Savannah Chrisley Discusses Suicide Attempt, Weight Gain Backlash, and Why Family Hid Struggles, Plus Reacts to Grayson Not Having a “Normal Childhood”

by Lindsay Cronin
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Savannah Chrisley Discusses Suicide Attempt, Weight Gain Backlash, and Why Family Hid Struggles, Plus Reacts to Grayson Not Having a "Normal Childhood"

Credit: Vince Flores/startraksphoto

Savannah Chrisley opened up about a suicide attempt on a recent episode of her podcast.

While discussing fame with the Real Housewives of Dallas alums Brandi Redmond and Stephanie Hollman, the Chrisley Knows Best star shared details of her mental health struggles and the weight gain she sustained during her early days on TV as she also explained why her family kept those hardships under wraps and reflected on brother Grayson Chrisley‘s lack of a childhood.

“In my teenage years, I tried committing suicide, and it was due to, I mean, a multitude of things, but also the things people would say,” Savannah revealed on the January 10 episode of Unlocked With Savannah Chrisley.

Looking back on her hard times, during which she and her family were filming their show in Los Angeles, Savannah recalled putting on 30 to 40 pounds after being diagnosed with endometriosis.

“I’ve always been a thin person. Being on TV, you’re like, ‘I need to look perfect at all hours.’ And I started this medication. I literally gained, like, 30, 40 pounds in like three months because of my endometriosis, and people would just come at me, like, ‘It looks like you ate yourself,’ ‘It looks like you ate one too many cheeseburgers,'” Savannah shared, admitting the hatred led her to question her identity.

“I was just like, ‘I can’t do this anymore.’ And there were so many times to where I just kept running and running and running, and then you get to a point, you’re like, ‘I can’t run anymore, and I also can’t deal with feeling how I feel,'” she explained.

But throughout her challenges, she and her family, including dad Todd Chrisley and mom Julie Chrisley, remained silent.

“We hid it so well. Producers didn’t know. No one knew a thing,” she said. “My dad’s a very prideful person, and growing up, especially on TV, it was like, ‘We don’t talk to therapists. We talk to each other. That’s what you do. No one on the outside needs to know any of our business.'”

According to Savannah, her family was previously against the idea of speaking publicly about such a matter. But these days, Todd and Julie are more than supportive of enlisting the help of medical professionals.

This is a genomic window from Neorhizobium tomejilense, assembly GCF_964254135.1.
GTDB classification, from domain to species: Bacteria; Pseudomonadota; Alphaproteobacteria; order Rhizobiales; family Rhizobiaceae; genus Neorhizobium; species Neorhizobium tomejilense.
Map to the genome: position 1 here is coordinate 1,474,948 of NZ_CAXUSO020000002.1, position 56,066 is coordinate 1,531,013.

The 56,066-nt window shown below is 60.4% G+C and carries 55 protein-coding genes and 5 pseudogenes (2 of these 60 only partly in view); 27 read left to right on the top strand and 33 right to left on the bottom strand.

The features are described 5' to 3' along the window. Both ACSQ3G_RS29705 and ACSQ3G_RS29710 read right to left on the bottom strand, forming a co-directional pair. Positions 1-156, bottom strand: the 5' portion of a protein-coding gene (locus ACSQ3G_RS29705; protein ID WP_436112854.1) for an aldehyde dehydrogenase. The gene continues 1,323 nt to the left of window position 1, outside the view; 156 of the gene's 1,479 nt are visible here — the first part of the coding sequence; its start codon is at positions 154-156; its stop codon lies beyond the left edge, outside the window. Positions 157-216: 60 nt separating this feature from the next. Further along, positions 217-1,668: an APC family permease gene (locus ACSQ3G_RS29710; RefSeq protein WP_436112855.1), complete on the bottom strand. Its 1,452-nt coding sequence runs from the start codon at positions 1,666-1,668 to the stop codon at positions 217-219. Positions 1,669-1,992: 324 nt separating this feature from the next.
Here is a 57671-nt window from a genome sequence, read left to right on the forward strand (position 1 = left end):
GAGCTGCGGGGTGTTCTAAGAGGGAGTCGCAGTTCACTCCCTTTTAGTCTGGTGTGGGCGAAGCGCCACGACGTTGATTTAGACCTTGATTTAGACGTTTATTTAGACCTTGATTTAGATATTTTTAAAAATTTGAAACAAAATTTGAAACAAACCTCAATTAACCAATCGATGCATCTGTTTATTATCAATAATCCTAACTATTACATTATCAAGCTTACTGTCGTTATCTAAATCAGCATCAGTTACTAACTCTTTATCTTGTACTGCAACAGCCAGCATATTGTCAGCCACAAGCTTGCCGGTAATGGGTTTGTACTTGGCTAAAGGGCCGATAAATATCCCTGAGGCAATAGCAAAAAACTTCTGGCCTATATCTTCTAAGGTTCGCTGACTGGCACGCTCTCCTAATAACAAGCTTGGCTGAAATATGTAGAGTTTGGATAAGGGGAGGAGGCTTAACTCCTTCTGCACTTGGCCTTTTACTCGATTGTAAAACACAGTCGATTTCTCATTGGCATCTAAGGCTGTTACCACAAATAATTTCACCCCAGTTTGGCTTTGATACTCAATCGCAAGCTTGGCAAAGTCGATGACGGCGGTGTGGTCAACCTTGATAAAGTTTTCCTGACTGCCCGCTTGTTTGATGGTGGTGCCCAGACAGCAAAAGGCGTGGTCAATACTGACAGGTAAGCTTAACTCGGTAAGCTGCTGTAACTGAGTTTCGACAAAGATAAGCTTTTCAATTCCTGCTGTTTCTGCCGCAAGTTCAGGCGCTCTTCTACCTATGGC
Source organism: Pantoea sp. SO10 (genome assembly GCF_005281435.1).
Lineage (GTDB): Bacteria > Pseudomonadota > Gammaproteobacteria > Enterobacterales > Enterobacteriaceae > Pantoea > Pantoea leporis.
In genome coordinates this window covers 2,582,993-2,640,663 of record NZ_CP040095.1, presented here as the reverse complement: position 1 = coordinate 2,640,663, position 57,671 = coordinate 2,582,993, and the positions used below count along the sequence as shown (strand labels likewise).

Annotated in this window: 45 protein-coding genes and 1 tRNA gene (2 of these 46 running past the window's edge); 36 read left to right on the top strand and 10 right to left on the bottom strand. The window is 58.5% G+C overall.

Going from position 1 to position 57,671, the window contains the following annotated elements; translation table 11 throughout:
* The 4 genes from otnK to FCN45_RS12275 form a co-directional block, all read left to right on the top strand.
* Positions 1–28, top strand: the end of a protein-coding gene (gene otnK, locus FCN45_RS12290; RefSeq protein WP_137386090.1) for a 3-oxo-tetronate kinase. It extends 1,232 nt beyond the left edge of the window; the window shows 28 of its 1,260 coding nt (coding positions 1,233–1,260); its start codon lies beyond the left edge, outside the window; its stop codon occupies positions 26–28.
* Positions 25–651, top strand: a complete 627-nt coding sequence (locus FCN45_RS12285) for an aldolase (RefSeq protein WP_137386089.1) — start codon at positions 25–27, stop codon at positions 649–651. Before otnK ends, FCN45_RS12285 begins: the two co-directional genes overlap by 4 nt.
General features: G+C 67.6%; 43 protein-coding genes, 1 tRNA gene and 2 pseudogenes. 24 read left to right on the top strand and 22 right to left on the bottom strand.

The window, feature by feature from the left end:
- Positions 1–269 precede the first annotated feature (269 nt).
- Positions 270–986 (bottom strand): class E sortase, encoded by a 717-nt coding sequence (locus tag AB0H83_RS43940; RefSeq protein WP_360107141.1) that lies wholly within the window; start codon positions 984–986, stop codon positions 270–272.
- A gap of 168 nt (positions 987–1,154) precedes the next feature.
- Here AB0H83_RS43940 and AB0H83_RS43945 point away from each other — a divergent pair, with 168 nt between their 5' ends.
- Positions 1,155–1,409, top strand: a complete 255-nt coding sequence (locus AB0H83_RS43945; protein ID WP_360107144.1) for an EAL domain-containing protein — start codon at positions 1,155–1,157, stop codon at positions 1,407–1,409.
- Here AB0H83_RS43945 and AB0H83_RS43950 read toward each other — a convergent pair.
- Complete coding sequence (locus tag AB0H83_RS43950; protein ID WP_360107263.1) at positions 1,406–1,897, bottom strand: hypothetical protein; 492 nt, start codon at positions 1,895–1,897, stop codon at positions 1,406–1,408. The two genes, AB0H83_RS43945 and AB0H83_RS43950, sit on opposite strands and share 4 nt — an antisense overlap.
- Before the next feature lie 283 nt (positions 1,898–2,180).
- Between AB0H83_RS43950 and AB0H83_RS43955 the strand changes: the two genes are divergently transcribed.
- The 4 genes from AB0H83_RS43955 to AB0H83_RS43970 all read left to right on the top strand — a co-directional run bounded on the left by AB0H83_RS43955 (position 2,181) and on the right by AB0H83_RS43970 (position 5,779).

“They are in therapy like twice a week. My dad swears by his therapist,” she shared.

As for her own experience with therapy, Savannah said that after her suicide attempt years ago, she entered “an intensive therapy program.”

“It was like a game changer for me. It was finally the moment where you realize, like, ‘Hey, I need help.’ That was my kickstart to breaking apart, being at the lowest you’ve ever been to now, ‘Okay, I can start to be who I want to be,'” she explained.

But while Savannah may be better equipped to deal with haters today than she once was, that’s not to say that they’ve backed off. In fact, she’s been flooded in recent weeks due to her parents’ legal drama, which recently garnered the couple 19 years behind bars (12 for Todd and seven for Julie).

“People don’t realize their words, and even throughout this whole legal scandal that we’ve been going through, the things that people have said, I’m like, ‘How can you say that to a child?'” Savannah wondered.

Also, on the episode, Savannah shared her thoughts on her brother Grayson, who she is expected to care for while her parents are away, growing up in the spotlight.

“Grayson, he started TV at five or six, and it’s kind of sad to watch him because he’s such an adult at 16 years old,” Savannah stated. “Especially now, with everything my parents are going through, and watching him go through it, I look at it sometimes, and I’m like, ‘You are not a kid.’ He speaks about things, and I’m like, ‘This is not a normal 16-year-old.'”

As Savannah revealed, Grayson doesn’t even remember a time when he wasn’t on television.

“He didn’t get to have a normal childhood, and now he’s in therapy. He’s working through it, but it… You grow up so fast,” she explained.